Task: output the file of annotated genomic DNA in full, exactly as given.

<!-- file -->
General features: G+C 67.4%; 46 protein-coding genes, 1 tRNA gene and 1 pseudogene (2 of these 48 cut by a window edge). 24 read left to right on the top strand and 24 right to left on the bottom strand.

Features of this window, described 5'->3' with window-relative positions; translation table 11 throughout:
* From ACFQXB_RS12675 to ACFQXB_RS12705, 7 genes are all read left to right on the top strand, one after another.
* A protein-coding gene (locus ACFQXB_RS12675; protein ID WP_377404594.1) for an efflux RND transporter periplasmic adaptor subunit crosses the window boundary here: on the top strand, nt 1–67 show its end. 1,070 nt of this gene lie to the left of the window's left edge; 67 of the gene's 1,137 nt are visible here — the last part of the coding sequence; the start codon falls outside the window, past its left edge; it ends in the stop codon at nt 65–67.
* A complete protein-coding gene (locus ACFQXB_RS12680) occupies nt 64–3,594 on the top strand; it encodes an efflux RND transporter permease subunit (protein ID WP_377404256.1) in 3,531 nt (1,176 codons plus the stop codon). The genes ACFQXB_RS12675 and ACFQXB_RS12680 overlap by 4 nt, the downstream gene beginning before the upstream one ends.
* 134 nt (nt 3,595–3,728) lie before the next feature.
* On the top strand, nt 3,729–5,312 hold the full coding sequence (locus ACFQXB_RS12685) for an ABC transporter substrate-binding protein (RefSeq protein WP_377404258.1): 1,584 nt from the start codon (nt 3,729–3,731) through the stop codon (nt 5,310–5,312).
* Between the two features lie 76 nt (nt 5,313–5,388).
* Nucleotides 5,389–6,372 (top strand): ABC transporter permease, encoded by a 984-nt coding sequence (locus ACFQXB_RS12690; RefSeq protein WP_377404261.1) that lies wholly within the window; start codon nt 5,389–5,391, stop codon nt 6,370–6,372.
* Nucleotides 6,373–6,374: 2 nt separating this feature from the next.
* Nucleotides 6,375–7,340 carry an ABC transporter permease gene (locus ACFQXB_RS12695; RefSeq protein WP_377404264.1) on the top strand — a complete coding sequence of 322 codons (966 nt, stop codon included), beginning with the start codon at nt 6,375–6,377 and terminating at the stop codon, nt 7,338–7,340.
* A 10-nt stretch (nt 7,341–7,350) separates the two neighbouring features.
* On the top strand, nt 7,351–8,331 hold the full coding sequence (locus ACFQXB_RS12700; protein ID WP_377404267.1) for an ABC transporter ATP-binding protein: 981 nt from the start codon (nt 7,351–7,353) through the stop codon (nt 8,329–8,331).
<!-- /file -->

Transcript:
General features: G+C 67.4%; 46 protein-coding genes, 1 tRNA gene and 1 pseudogene (2 of these 48 cut by a window edge). 24 read left to right on the top strand and 24 right to left on the bottom strand.

Features of this window, described 5'->3' with window-relative positions; translation table 11 throughout:
* From ACFQXB_RS12675 to ACFQXB_RS12705, 7 genes are all read left to right on the top strand, one after another.
* A protein-coding gene (locus ACFQXB_RS12675; protein ID WP_377404594.1) for an efflux RND transporter periplasmic adaptor subunit crosses the window boundary here: on the top strand, nt 1–67 show its end. 1,070 nt of this gene lie to the left of the window's left edge; 67 of the gene's 1,137 nt are visible here — the last part of the coding sequence; the start codon falls outside the window, past its left edge; it ends in the stop codon at nt 65–67.
* A complete protein-coding gene (locus ACFQXB_RS12680) occupies nt 64–3,594 on the top strand; it encodes an efflux RND transporter permease subunit (protein ID WP_377404256.1) in 3,531 nt (1,176 codons plus the stop codon). The genes ACFQXB_RS12675 and ACFQXB_RS12680 overlap by 4 nt, the downstream gene beginning before the upstream one ends.
* 134 nt (nt 3,595–3,728) lie before the next feature.
* On the top strand, nt 3,729–5,312 hold the full coding sequence (locus ACFQXB_RS12685) for an ABC transporter substrate-binding protein (RefSeq protein WP_377404258.1): 1,584 nt from the start codon (nt 3,729–3,731) through the stop codon (nt 5,310–5,312).
* Between the two features lie 76 nt (nt 5,313–5,388).
* Nucleotides 5,389–6,372 (top strand): ABC transporter permease, encoded by a 984-nt coding sequence (locus ACFQXB_RS12690; RefSeq protein WP_377404261.1) that lies wholly within the window; start codon nt 5,389–5,391, stop codon nt 6,370–6,372.
* Nucleotides 6,373–6,374: 2 nt separating this feature from the next.
* Nucleotides 6,375–7,340 carry an ABC transporter permease gene (locus ACFQXB_RS12695; RefSeq protein WP_377404264.1) on the top strand — a complete coding sequence of 322 codons (966 nt, stop codon included), beginning with the start codon at nt 6,375–6,377 and terminating at the stop codon, nt 7,338–7,340.
* A 10-nt stretch (nt 7,341–7,350) separates the two neighbouring features.
* On the top strand, nt 7,351–8,331 hold the full coding sequence (locus ACFQXB_RS12700; protein ID WP_377404267.1) for an ABC transporter ATP-binding protein: 981 nt from the start codon (nt 7,351–7,353) through the stop codon (nt 8,329–8,331).